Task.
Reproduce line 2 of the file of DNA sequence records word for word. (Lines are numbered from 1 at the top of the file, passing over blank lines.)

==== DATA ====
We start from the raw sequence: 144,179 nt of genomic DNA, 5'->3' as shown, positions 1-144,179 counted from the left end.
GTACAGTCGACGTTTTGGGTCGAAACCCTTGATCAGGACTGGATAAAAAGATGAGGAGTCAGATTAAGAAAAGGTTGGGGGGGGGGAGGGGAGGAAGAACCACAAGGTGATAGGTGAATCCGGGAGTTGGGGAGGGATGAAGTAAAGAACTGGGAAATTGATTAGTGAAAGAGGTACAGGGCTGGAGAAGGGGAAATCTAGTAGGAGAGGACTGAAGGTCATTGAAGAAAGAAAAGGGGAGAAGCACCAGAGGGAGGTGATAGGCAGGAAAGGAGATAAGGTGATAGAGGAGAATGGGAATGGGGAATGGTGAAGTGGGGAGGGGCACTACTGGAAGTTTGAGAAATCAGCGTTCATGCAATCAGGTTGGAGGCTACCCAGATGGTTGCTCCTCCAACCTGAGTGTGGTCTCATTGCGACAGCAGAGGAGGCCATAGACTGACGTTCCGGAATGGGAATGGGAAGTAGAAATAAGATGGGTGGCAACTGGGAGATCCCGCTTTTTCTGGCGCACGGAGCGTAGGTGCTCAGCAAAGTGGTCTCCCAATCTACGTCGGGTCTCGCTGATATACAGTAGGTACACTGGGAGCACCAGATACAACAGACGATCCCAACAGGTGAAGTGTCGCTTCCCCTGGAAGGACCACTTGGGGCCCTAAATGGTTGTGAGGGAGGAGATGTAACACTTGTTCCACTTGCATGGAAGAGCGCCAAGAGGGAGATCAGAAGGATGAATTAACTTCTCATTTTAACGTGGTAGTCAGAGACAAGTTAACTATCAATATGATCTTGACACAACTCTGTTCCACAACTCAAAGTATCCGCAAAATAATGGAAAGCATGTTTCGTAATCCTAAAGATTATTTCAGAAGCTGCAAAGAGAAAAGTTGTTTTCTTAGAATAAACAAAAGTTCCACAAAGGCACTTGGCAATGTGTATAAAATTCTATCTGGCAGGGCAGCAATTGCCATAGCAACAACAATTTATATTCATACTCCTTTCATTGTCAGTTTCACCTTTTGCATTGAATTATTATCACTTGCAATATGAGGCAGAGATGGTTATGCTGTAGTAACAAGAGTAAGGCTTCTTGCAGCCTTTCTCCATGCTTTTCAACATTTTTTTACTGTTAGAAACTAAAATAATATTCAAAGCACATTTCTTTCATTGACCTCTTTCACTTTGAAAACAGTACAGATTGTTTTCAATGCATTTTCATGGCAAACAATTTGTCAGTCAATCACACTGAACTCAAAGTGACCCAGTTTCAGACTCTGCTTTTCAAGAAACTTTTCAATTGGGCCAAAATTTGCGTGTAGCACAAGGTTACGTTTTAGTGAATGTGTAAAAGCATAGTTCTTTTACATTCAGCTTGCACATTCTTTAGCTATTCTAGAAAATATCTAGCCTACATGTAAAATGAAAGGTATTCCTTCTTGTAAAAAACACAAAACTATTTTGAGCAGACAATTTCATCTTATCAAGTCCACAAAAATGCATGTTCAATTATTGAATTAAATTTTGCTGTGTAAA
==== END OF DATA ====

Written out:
GTACAGTCGACGTTTTGGGTCGAAACCCTTGATCAGGACTGGATAAAAAGATGAGGAGTCAGATTAAGAAAAGGTTGGGGGGGGGGAGGGGAGGAAGAACCACAAGGTGATAGGTGAATCCGGGAGTTGGGGAGGGATGAAGTAAAGAACTGGGAAATTGATTAGTGAAAGAGGTACAGGGCTGGAGAAGGGGAAATCTAGTAGGAGAGGACTGAAGGTCATTGAAGAAAGAAAAGGGGAGAAGCACCAGAGGGAGGTGATAGGCAGGAAAGGAGATAAGGTGATAGAGGAGAATGGGAATGGGGAATGGTGAAGTGGGGAGGGGCACTACTGGAAGTTTGAGAAATCAGCGTTCATGCAATCAGGTTGGAGGCTACCCAGATGGTTGCTCCTCCAACCTGAGTGTGGTCTCATTGCGACAGCAGAGGAGGCCATAGACTGACGTTCCGGAATGGGAATGGGAAGTAGAAATAAGATGGGTGGCAACTGGGAGATCCCGCTTTTTCTGGCGCACGGAGCGTAGGTGCTCAGCAAAGTGGTCTCCCAATCTACGTCGGGTCTCGCTGATATACAGTAGGTACACTGGGAGCACCAGATACAACAGACGATCCCAACAGGTGAAGTGTCGCTTCCCCTGGAAGGACCACTTGGGGCCCTAAATGGTTGTGAGGGAGGAGATGTAACACTTGTTCCACTTGCATGGAAGAGCGCCAAGAGGGAGATCAGAAGGATGAATTAACTTCTCATTTTAACGTGGTAGTCAGAGACAAGTTAACTATCAATATGATCTTGACACAACTCTGTTCCACAACTCAAAGTATCCGCAAAATAATGGAAAGCATGTTTCGTAATCCTAAAGATTATTTCAGAAGCTGCAAAGAGAAAAGTTGTTTTCTTAGAATAAACAAAAGTTCCACAAAGGCACTTGGCAATGTGTATAAAATTCTATCTGGCAGGGCAGCAATTGCCATAGCAACAACAATTTATATTCATACTCCTTTCATTGTCAGTTTCACCTTTTGCATTGAATTATTATCACTTGCAATATGAGGCAGAGATGGTTATGCTGTAGTAACAAGAGTAAGGCTTCTTGCAGCCTTTCTCCATGCTTTTCAACATTTTTTTACTGTTAGAAACTAAAATAATATTCAAAGCACATTTCTTTCATTGACCTCTTTCACTTTGAAAACAGTACAGATTGTTTTCAATGCATTTTCATGGCAAACAATTTGTCAGTCAATCACACTGAACTCAAAGTGACCCAGTTTCAGACTCTGCTTTTCAAGAAACTTTTCAATTGGGCCAAAATTTGCGTGTAGCACAAGGTTACGTTTTAGTGAATGTGTAAAAGCATAGTTCTTTTACATTCAGCTTGCACATTCTTTAGCTATTCTAGAAAATATCTAGCCTACATGTAAAATGAAAGGTATTCCTTCTTGTAAAAAACACAAAACTATTTTGAGCAGACAATTTCATCTTATCAAGTCCACAAAAATGCATGTTCAATTATTGAATTAAATTTTGCTGTGTAAA